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Above and homepage image: "Granthi" by GuruKirn Kaur Khalsa. Below, first from bottom: "Granthi" by Enrica Melotti. Third from below: photo by Gurumustuk Singh.


Dawn to Dusk:
A Day in the Life of a Granthi



There is a house of worship in Palmerston North (New Zealand) that never closes and for its caretakers - "granthis" - their long day begins at night.

Long before dawn, the granthi starts his spiritual duties at the gurdwara (as a Sikh church is known) on Amesbury Street, Palmerston North. There is much to do before the first of the worshippers are received and most of it involves the 1430-paged holy scripture, the Guru Granth, which is ceremonially installed at dawn and closed at dusk as The Living Word.

For Giani Sarindar Singh and Giani Manjeet Singh, the days can be long because the gurdwara never closes.

Flying outside is a yellow triangular flag of the Sikh nation, signifying that the gurdwara is a house of God that will receive anyone, Sikh or non-Sikh, who is devout, seeking God's peace, or in need of assistance.

It could be a traveller looking for shelter, or perhaps someone in need of food from the free kitchen.

"It [the gurdwara] is open to anyone who needs a place," says Sarindar Singh.

He hails from Penang in Malaysia and, like other granthis, is married with a family to open him up to life's experiences and to help him better understand the roles, duties and obligations of members of the sangat (congregation).

His path to becoming a granthi began with a university education. He then worked at a university for 16 years and at one point he served as an HIV counsellor. Once he had decided that his way ahead meant doing what he could to help others, he completed two years of study to become a granthi.

He has since served in the United Kingdom, Canada, the United States of America, Australia, Korea, Thailand, Brunei, Indonesia, Singapore, Japan, India, and now, New Zealand.

A large part of his work in Malaysia was with youth, organising religious games and sports. Many of the young people no longer understood their mother tongue's religious form (which has its origin five centuries ago), and had therefore become disconnected from their religion, he says.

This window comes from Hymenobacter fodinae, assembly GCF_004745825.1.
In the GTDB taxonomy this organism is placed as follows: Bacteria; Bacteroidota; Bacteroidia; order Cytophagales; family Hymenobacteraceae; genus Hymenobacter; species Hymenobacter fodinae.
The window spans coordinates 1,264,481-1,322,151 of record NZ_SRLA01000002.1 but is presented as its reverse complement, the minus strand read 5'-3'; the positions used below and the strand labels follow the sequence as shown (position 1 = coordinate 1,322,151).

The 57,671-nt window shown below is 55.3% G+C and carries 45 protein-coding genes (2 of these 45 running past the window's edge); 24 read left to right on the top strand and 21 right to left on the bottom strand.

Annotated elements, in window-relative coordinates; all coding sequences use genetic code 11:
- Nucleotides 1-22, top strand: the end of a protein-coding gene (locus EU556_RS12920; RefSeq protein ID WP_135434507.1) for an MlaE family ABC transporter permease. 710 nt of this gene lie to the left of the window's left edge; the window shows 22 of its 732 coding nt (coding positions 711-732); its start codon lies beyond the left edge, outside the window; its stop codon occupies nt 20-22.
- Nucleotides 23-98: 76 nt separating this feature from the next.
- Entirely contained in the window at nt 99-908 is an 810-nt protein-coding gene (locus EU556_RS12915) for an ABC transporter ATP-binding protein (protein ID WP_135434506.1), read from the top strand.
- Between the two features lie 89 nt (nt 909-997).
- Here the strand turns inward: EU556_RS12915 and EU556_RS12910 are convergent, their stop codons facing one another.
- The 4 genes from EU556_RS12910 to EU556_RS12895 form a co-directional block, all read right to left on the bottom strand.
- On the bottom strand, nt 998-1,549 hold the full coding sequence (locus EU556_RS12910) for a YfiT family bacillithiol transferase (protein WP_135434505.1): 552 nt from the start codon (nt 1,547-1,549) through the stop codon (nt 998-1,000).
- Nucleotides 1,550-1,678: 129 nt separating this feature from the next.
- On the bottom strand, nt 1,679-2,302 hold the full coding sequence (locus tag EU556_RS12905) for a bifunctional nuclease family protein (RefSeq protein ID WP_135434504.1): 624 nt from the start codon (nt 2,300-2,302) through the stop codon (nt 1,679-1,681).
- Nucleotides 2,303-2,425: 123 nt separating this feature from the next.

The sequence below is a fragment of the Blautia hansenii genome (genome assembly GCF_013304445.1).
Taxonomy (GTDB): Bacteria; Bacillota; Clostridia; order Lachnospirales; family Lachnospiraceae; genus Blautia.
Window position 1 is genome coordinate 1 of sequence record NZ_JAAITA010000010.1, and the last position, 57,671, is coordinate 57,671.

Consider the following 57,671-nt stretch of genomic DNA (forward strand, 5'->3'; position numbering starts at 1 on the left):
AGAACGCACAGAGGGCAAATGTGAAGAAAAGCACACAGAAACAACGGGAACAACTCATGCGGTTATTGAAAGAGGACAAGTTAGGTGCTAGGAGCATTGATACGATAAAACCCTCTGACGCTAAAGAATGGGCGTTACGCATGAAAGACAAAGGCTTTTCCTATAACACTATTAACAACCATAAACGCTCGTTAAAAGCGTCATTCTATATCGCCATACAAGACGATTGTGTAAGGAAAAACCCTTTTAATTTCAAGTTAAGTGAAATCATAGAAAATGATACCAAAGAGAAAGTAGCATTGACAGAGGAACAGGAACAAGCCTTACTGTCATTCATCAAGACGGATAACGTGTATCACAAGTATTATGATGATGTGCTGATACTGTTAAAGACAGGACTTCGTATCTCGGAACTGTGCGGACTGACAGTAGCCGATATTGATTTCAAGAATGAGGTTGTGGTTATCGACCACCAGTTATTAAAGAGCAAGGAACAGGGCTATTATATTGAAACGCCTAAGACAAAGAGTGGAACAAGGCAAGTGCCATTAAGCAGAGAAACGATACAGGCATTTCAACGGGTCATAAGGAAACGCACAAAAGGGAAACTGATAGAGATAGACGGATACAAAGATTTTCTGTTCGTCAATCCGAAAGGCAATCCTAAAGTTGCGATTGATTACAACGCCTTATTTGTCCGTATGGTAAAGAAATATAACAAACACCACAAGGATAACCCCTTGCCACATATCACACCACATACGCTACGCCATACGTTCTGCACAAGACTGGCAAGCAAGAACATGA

Often held during holidays, the games attracted as many as 2000 youngsters in Malaysia, and 500 in Bangkok, Thailand.

Hundreds more young Sikhs attended camps in Perth, Australia, where again it became evident that in a predominantly English-speaking country they had not been taught Punjabi and had become disconnected from what was being taught at the gurdwara, says Sarindar Singh.

Now in some areas, such as Indonesia and Thailand, more of the instruction is being given in English than Punjabi.

The biggest day of worship in Palmerston North is Sunday, says Sarinder Singh. Anywhere from 40 to 150 people could attend and there are signs that the Sikh community is growing. Attempts are now being made to provide additional worship opportunities for people whose jobs make Sunday attendance difficult.

For the granthi, the work does not stop with the congregation, but also reaches out into the wider community in the hope of establishing greater harmony in society. As with Christian religions, Sikhs believe that God is love and that love is essential for harmonious relationships.

"It is like a tree," he says. "The root is God and the religions are its branches, but if there is no root, there is no tree."

Christians, Muslims, Hindus, Jews and Sikhs are all welcome at the gurdwara, provided they come in the name of God's love and are prepared to respect differences.